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Lenovo CEO steps down

William Amelio resigns at the end of his three-year contract as the company reports a loss of nearly $97 million for the quarter.

Lenovo President and CEO William Amelio resigned Thursday after the Chinese PC maker reported a nearly $97 million loss for its fiscal third quarter.

Yang Yuanqing has relinquished his role as chairman to replace Amelio as CEO, effective Thursday, the company said in a statement filed with Hong Kong Exchanges and Clearing. Yang will remain as an executive director and had served as the company's CEO until April 2005 when he was appointed board chairman.

William Amelio Lenovo

The announcement comes at the end of Amelio's three-year contract with the company, Lenovo said, adding that Amelio will serve as a special adviser until September 30.

In a separate filing with the Hong Kong exchange, Lenovo reported losses of $96.7 million in its fiscal third quarter that ended December 31. That compares with $172.6 million profit in the same quarter a year earlier.

The PC maker said a market shift toward entry-level PCs, aggressive pricing, and currency fluctuations had affected Lenovo's gross margin, which dipped to 9.8 percent year over year. Its gross profit fell 48 percent to $354 million.

Coupled with a decline in sales, the pressure on margins resulted in the quarter's loss, the company said.

According to figures from IDC, the Asia-Pacific PC market registered its first year-over-year decline in a decade, when unit shipments in the final quarter of 2008 dipped by 5 percent to 17.2 million.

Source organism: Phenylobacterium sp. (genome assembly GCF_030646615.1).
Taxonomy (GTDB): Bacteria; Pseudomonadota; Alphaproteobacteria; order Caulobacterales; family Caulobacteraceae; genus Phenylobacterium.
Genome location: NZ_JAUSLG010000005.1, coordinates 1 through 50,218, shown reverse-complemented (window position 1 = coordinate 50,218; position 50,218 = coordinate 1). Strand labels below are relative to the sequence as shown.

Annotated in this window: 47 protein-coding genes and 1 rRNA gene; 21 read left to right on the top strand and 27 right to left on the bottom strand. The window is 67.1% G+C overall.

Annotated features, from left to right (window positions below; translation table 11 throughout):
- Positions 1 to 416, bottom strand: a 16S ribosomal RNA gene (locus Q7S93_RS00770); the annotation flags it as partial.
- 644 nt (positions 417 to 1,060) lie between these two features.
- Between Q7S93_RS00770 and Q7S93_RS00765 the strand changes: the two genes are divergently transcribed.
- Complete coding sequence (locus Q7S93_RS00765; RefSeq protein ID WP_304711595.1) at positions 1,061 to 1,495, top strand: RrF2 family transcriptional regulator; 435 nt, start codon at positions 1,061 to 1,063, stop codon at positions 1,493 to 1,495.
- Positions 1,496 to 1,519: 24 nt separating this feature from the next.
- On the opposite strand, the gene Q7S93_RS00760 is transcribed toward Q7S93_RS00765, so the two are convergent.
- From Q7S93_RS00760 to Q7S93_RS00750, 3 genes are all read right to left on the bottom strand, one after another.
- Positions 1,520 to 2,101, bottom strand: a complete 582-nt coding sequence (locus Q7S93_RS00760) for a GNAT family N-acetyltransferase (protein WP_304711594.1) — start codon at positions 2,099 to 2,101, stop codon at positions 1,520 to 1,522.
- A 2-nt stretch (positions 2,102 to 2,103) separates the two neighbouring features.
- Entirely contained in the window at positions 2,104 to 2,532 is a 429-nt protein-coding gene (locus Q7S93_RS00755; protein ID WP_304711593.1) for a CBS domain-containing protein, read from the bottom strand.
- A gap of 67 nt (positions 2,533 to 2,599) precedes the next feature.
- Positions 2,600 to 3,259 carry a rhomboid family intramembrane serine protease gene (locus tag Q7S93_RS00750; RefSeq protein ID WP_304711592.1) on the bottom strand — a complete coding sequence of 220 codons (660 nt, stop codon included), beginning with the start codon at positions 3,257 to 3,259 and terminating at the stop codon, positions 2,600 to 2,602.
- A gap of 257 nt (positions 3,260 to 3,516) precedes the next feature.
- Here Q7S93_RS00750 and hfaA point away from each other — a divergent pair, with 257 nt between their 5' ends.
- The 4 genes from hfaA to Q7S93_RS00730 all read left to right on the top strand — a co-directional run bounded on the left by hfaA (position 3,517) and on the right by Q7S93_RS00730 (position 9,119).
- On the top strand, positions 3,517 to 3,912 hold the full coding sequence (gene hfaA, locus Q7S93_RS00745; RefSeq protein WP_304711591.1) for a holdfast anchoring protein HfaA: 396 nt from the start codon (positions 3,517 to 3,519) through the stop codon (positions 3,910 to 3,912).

A former Dell Computer executive, Amelio had replaced previous Lenovo CEO Stephen Ward in December 2005--a year after the Chinese company purchased IBM's PC group.

Amelio's resignation follows Lenovo's announcement last month of 11 percent layoffs, or 2,500 jobs, encompassing positions in management and support functions. Under the restructuring, Lenovo said its Greater China, Asia-Pacific, and Russia operations will be consolidated into a single business unit.

The cost-cutting exercise is expected to help the company achieve savings of $300 million annually, with cost reductions across "nearly every business unit," a company representative said in an earlier interview with ZDNet Asia.

In the filing with the Hong Kong stock exchange, Lenovo said it will "continue to adjust its business model" in line with the market trend toward entry-level PCs. The company also said the next several quarters will remain "very challenging" for Lenovo and the overall PC industry.

Eileen Yu of ZDNet Asia reports from Singapore.